That afternoon Joe was sent on an errand to a place of business half a mile away. On returning he chanced to stop at a street corner, to watch a number of children who had made a long slide for themselves.
As he stood watching, a man came along bundled up in a great coat and wearing a slouch hat and blue glasses. The man was walking rapidly, as if in a hurry.
“That fellow looks familiar to me,” thought Joe. “Wonder who he can be?”
He watched the stranger cross the street. Then the fellow happened to step on the icy slide and in a twinkling he went down on his back, his hat flying in one direction and a bundle he carried in another.
“Hurrah! Down goes the gent!” sang out a newsboy standing near.
“Come here an’ I’ll pick yer up!” said another street urchin.
“You rascals, you fixed this on purpose so I should fall!” cried the man, starting to get up.
“Can I help you?” questioned Joe, coming up, and then he gave a start, as he recognized the fellow.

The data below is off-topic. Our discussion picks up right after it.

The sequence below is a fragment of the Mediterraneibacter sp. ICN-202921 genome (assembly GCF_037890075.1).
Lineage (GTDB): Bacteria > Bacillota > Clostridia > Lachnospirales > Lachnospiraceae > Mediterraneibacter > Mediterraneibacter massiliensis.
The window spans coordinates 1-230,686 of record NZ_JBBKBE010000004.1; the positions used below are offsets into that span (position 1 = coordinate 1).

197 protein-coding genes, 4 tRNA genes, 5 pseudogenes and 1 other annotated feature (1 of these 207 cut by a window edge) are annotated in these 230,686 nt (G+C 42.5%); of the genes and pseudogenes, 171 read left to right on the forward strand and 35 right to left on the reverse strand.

It was Pat Malone, alias David Ball, from Montana!
ABOUT SOME MINING SHARES.
“How do you do, Mr. Ball?” said our hero, coolly.
“Eh, what’s that?” questioned Malone, in amazement. Then he recognized Joe, and his face fell.
“I have often wondered what became of you,” went on our hero. “Let me help you up.”
“I—that is—who are you, boy?” demanded Malone, getting to his feet and picking up his hat and his bundle.
“You ought to remember me. I am Joe Bodley. I used to work for Mr. Mallison, at Riverside.”
“Don’t know the man or the place,” said Pat Malone, coolly. “You have made a mistake.”
“Then perhaps I had better call you Malone.”
“Not at all. My name is Fry—John Fry.”
“How often do you change your name, Mr. Fry.”
“Don’t get impudent!”
“I am not impudent,—I am only asking a plain question.”
“I never change my name.”
At that moment Joe saw a policeman on the opposite side of the street and beckoned for the officer to come over.
“Hi! what’s the meaning of this!” ejaculated Pat Malone.
“Officer, I want this man locked up,” said Joe, and caught the rascal by the arm, that he might not run away.
“What’s the charge?” asked the bluecoat.
“He is wanted for swindling.”
“Boy, are you really crazy?”
“No, I am not.”
“Who are you?” asked the policeman, eyeing Joe sharply.
“My name is Joe Bodley. I work at the Grandon House. I will make a charge against this man, and I’ll bring the man who was swindled, too.”
“That’s fair talk,” said the policeman. “I guess you’ll both have to go to the station with me.”
“I’m willing,” said Joe, promptly.